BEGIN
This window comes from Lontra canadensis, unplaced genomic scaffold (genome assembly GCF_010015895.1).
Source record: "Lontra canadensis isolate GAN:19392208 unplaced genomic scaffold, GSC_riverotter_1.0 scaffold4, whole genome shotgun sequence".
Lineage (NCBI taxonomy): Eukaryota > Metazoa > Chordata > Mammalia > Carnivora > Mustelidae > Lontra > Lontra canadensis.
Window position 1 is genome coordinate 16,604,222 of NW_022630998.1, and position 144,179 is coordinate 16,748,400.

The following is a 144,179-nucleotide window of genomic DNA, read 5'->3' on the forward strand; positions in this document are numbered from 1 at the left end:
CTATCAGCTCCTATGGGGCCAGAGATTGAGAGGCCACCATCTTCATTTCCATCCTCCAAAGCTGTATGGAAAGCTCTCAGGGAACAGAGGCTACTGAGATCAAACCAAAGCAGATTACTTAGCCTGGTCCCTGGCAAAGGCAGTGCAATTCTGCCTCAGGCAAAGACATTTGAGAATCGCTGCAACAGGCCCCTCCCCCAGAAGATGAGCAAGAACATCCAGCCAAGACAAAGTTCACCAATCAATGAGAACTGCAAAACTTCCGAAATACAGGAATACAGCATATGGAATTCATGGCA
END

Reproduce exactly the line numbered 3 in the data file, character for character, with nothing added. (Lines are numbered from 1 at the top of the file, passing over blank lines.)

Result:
Lineage (NCBI taxonomy): Eukaryota > Metazoa > Chordata > Mammalia > Carnivora > Mustelidae > Lontra > Lontra canadensis.